General Prayuth’s action to tighten rather than loosen his grip on power puts the restoration of democratic civilian rule further into the future. Concerted pressure from Thailand’s allies is urgently needed to reverse this dangerous course.
Brad Adams, Asia director
Would Invoke Constitutional Provision With Limitless Scope
March 31, 2015
(New York) – Thai Prime Minister Gen. Prayuth Chan-ocha is seeking to invoke a constitutional provision that would give him unlimited powers without safeguards against human rights violations, Human Rights Watch said today.
On March 31, 2015, Prayuth announced that he has requested King Bhumibol Adulyadej’s permission to lift martial law, which has been enforced nationwide since the May 2014 military coup. Prayuth, who chairs the ruling National Council for Peace and Order (NCPO) junta, said he would replace the Martial Law Act of 1914 with section 44 of the 2014 interim constitution, which would allow him to issue orders without administrative, legislative, or judicial oversight or accountability.
“General Prayuth’s activation of constitution section 44 will mark Thailand’s deepening descent into dictatorship,” said Brad Adams, Asia director. “Thailand’s friends abroad should not be fooled by this obvious sleight of hand by the junta leader to replace martial law with a constitutional provision that effectively provides unlimited and unaccountable powers.”
Under section 44, Prayuth as the NCPO chairman can issue orders and undertake acts without regard to the human rights implications. Section 44 states that “where the head of the NCPO is of opinion that it is necessary for the benefit of reforms in any field, or to strengthen public unity and harmony, or for the prevention, disruption or suppression of any act that undermines public peace and order or national security, the monarchy, national economics or administration of State affairs,” the head of the NCPO is empowered to “issue orders, suspend or act as deemed necessary.… Such actions are completely legal and constitutional.” No judicial or other oversight mechanism exists to examine use of these powers. Prayuth only needs to report his decisions and actions to the National Legislative Assembly and to the prime minister, a position he also occupies, after they are taken.
Prayuth has previously stated that orders issued under section 44 would allow the military to arrest and detain civilians. Since the May 2014 coup, the junta has detained hundreds of politicians, activists, journalists, and others who they accuse of supporting the deposed Yingluck Shinawatra government, disrespecting or offending the monarchy, or being involved in anti-coup protests and activities. Military personnel have interrogated many of these detainees in secret and unauthorized military facilities without providing access to their lawyers or ensuring other safeguards against mistreatment.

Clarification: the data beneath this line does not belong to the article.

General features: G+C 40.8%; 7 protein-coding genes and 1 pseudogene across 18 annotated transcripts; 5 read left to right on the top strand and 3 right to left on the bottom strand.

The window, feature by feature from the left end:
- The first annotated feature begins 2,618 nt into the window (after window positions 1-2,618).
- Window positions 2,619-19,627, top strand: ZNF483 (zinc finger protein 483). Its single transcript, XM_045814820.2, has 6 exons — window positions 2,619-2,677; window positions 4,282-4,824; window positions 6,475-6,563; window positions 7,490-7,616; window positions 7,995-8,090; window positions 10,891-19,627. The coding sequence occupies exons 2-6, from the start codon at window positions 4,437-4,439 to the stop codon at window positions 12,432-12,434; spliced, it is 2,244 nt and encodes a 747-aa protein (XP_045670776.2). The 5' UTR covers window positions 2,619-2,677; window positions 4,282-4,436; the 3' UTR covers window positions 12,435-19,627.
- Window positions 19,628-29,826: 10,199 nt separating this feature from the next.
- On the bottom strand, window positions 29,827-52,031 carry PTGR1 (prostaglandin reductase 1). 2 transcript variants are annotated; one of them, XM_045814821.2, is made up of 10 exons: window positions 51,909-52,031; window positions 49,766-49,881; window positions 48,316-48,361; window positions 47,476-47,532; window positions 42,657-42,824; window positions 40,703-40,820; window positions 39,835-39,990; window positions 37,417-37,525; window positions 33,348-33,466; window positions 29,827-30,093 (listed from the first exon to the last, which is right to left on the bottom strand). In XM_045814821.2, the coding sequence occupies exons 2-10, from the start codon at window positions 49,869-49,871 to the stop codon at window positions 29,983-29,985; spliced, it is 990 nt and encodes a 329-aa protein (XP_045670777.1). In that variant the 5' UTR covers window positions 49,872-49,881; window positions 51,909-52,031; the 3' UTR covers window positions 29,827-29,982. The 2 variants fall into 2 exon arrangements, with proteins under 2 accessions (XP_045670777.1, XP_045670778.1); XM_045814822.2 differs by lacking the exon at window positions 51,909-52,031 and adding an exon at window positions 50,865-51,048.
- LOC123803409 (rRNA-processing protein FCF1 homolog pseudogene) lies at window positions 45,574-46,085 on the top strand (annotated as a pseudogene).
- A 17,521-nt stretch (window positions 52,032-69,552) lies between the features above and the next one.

The NCPO has continually refused to provide information about people in secret detention. The risk of enforced disappearance, torture, and other ill treatment significantly increases when detainees are held incommunicado in military detention. However, there have been no indications of any official inquiry by Thai authorities into reports of torture and mistreatment in military custody.
The use of military courts, which lack independence and fail to comply with international fair trial standards, to try civilians is likely to continue under section 44, Human Rights Watch said. Three days after seizing power on May 22, 2014, the NCPO issued its 37th order, which replaced civilian courts with military tribunals for some offenses – including actions violating penal code articles 107 to 112, which concern lese majeste crimes, and crimes regarding national security and sedition as stipulated in penal code articles 113 to 118. Individuals who violate the NCPO’s orders have also been subjected to trial by military court. Hundreds of people, most of them political dissidents, have been sent to trials in military courts since the coup.
The imposition of section 44 means the junta’s lifting of martial law is unlikely to lead to improvement of respect for human rights in Thailand. The junta will have legal justification to continue its crackdown on those exercising their fundamental rights and freedoms. Criticism of the government can still be prosecuted, peaceful political activity banned, free speech censored and subject to punishment, and opposition of military rule not permitted.
“General Prayuth’s action to tighten rather than loosen his grip on power puts the restoration of democratic civilian rule further into the future,” Adams said. “Concerted pressure from Thailand’s allies is urgently needed to reverse this dangerous course.”